The health and economic impact of a tax on sugary drinks in Canada
Authors: Amanda C. Jones, J. Lennert Veerman, and David Hammond
This research by the University of Waterloo commissioned by leading health organizations reveals an excise levy on companies that produce sugary drinks would go far in reducing death, disability, and health care costs. This adds to the growing body of international evidence that supports the health and economic benefits of a sugary drink levy. This new research expands on a recent analysis that projected sugary drink consumption among Canadians and the resulting health and economic impacts, by estimating the benefit of a levy on sugary drinks. According to the study, over the next 25 years, a 20 per cent excise levy on the manufacturers of sugary drinks will result in more than 13,000 lives saved and will prevent: More than 600,000 cases of obesity and almost 100,000 cases of overweight among Canadian adults; Up to 200,000 cases of type 2 diabetes; More than 60,000 cases of ischemic heart disease; More than 20,000 cases of cancer; and More than 8,000 strokes. In addition to reducing adverse health impacts, a 20 per cent levy over the next 25 years will account for $11.5 billion in health-care savings and government revenue of $43.6 billion ($1.7 billion per year). A direct benefit to Canadians’ health is also projected -with almost 500,000 disability-adjusted life years (number of healthy life years lost due to ill health, disability or early death) being prevented if a 20 per cent sugary drink levy was implemented by the federal government.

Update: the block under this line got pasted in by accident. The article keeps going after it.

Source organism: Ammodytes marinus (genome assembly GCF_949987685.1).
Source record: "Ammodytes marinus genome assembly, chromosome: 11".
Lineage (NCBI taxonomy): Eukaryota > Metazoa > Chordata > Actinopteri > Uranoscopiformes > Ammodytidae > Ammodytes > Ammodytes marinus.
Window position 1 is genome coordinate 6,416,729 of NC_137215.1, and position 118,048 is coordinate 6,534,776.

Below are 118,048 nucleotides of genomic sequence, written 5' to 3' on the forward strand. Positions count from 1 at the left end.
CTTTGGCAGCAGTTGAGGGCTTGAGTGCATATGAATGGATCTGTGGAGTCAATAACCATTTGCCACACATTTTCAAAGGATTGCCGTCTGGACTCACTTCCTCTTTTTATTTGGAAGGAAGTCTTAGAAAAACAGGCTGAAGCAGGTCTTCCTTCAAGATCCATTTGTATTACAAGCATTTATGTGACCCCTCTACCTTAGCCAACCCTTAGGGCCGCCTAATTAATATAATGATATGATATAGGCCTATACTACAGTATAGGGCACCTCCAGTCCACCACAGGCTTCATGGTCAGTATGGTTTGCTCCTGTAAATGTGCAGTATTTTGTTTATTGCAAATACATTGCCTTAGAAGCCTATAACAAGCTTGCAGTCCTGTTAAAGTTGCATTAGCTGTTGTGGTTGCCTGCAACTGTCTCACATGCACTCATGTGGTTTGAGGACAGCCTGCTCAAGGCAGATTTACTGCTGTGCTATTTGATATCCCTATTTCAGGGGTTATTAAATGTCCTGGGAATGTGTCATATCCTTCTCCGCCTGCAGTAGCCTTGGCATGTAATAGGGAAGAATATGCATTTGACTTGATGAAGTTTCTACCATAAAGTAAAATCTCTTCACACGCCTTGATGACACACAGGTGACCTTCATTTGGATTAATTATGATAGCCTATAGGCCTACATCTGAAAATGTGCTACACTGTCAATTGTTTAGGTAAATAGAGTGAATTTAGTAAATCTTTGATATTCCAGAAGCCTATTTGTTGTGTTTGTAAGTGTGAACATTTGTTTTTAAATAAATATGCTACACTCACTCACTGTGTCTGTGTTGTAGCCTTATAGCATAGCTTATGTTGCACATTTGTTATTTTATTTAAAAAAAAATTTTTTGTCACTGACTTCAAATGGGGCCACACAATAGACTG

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Cahier de recherche / Working paper